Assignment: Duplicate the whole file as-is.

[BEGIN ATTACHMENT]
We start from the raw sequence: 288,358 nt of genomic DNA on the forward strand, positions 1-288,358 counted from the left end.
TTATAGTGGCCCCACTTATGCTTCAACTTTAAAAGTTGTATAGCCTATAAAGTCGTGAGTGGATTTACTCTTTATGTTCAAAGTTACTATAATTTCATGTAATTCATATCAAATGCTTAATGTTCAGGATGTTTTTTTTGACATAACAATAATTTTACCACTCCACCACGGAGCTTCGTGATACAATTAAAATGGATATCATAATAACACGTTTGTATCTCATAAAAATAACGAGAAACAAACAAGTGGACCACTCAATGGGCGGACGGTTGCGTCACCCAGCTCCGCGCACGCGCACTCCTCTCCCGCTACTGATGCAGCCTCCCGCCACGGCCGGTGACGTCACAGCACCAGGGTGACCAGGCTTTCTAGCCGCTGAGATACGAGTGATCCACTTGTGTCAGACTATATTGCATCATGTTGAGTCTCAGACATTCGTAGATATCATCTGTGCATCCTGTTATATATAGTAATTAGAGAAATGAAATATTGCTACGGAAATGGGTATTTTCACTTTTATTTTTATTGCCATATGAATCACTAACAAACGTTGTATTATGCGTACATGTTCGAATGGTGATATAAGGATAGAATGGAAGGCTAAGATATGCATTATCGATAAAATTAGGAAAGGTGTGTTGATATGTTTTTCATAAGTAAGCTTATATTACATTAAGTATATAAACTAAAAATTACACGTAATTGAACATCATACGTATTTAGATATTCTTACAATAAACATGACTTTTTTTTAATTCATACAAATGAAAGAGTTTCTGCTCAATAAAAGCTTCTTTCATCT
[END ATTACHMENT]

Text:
We start from the raw sequence: 288,358 nt of genomic DNA on the forward strand, positions 1-288,358 counted from the left end.
TTATAGTGGCCCCACTTATGCTTCAACTTTAAAAGTTGTATAGCCTATAAAGTCGTGAGTGGATTTACTCTTTATGTTCAAAGTTACTATAATTTCATGTAATTCATATCAAATGCTTAATGTTCAGGATGTTTTTTTTGACATAACAATAATTTTACCACTCCACCACGGAGCTTCGTGATACAATTAAAATGGATATCATAATAACACGTTTGTATCTCATAAAAATAACGAGAAACAAACAAGTGGACCACTCAATGGGCGGACGGTTGCGTCACCCAGCTCCGCGCACGCGCACTCCTCTCCCGCTACTGATGCAGCCTCCCGCCACGGCCGGTGACGTCACAGCACCAGGGTGACCAGGCTTTCTAGCCGCTGAGATACGAGTGATCCACTTGTGTCAGACTATATTGCATCATGTTGAGTCTCAGACATTCGTAGATATCATCTGTGCATCCTGTTATATATAGTAATTAGAGAAATGAAATATTGCTACGGAAATGGGTATTTTCACTTTTATTTTTATTGCCATATGAATCACTAACAAACGTTGTATTATGCGTACATGTTCGAATGGTGATATAAGGATAGAATGGAAGGCTAAGATATGCATTATCGATAAAATTAGGAAAGGTGTGTTGATATGTTTTTCATAAGTAAGCTTATATTACATTAAGTATATAAACTAAAAATTACACGTAATTGAACATCATACGTATTTAGATATTCTTACAATAAACATGACTTTTTTTTAATTCATACAAATGAAAGAGTTTCTGCTCAATAAAAGCTTCTTTCATCT